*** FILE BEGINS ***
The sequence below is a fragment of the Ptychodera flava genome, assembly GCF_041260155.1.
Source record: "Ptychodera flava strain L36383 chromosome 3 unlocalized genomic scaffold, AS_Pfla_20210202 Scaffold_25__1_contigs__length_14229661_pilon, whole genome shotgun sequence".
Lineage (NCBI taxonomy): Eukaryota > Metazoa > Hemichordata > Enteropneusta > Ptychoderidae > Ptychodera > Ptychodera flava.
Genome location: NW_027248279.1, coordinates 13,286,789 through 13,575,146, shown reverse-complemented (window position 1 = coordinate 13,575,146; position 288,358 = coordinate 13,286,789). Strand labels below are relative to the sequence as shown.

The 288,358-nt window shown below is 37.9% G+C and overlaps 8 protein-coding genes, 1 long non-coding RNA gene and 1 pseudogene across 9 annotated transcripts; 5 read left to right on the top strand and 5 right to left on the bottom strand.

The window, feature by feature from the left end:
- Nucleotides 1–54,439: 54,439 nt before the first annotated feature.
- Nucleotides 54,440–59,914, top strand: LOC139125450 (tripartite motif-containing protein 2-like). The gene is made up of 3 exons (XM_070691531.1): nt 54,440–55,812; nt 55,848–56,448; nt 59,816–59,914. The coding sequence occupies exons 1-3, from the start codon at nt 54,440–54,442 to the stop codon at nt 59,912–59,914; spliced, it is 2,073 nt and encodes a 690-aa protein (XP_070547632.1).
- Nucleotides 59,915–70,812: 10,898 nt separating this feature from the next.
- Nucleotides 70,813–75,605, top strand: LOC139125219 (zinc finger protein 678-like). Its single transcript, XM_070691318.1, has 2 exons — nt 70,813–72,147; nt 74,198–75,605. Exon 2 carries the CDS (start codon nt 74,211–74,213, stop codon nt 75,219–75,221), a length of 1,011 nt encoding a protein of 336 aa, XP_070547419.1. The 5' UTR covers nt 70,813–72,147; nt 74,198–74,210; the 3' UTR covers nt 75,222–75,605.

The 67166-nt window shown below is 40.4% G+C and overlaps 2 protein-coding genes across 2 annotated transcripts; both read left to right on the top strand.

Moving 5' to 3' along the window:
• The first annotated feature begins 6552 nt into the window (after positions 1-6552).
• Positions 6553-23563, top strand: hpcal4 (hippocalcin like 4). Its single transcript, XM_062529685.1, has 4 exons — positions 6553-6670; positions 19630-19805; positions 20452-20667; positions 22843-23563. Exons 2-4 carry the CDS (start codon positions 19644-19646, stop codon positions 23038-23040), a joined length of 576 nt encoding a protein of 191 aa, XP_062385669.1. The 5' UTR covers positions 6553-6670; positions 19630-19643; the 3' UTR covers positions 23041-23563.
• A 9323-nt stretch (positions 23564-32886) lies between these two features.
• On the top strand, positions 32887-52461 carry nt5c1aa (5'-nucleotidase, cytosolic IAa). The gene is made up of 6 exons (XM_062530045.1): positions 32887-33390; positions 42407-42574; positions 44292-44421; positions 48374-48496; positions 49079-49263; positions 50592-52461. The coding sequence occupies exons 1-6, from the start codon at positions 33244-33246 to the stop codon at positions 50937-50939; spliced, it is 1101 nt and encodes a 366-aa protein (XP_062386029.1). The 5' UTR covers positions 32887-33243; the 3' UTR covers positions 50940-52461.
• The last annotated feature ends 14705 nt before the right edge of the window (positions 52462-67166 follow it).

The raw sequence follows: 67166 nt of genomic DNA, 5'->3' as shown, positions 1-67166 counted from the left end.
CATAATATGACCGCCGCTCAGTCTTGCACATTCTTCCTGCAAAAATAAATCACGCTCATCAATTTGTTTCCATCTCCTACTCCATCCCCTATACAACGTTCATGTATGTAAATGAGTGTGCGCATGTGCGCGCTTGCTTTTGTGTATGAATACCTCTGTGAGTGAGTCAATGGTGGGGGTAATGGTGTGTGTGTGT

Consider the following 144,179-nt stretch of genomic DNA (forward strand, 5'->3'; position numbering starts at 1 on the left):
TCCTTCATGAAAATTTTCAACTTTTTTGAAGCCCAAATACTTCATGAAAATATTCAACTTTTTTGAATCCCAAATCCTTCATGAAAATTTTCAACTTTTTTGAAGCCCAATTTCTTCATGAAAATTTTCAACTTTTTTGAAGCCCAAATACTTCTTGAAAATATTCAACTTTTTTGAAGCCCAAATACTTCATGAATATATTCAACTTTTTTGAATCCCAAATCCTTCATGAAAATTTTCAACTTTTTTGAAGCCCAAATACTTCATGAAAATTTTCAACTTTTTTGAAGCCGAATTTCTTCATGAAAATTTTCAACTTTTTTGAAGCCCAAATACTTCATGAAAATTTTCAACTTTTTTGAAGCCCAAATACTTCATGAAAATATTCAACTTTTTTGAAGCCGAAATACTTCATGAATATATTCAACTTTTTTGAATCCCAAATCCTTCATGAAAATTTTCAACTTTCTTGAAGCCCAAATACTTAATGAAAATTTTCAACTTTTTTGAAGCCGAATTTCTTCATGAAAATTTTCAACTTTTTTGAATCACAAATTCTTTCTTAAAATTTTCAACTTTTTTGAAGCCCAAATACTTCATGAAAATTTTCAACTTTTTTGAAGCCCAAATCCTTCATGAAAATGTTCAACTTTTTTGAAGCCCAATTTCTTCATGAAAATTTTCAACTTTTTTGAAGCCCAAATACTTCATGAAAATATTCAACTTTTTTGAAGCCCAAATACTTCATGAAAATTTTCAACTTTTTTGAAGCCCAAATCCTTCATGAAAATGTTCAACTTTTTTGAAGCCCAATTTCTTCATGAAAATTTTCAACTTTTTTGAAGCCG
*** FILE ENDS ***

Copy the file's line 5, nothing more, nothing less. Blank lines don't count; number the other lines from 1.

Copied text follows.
The 288,358-nt window shown below is 37.9% G+C and overlaps 8 protein-coding genes, 1 long non-coding RNA gene and 1 pseudogene across 9 annotated transcripts; 5 read left to right on the top strand and 5 right to left on the bottom strand.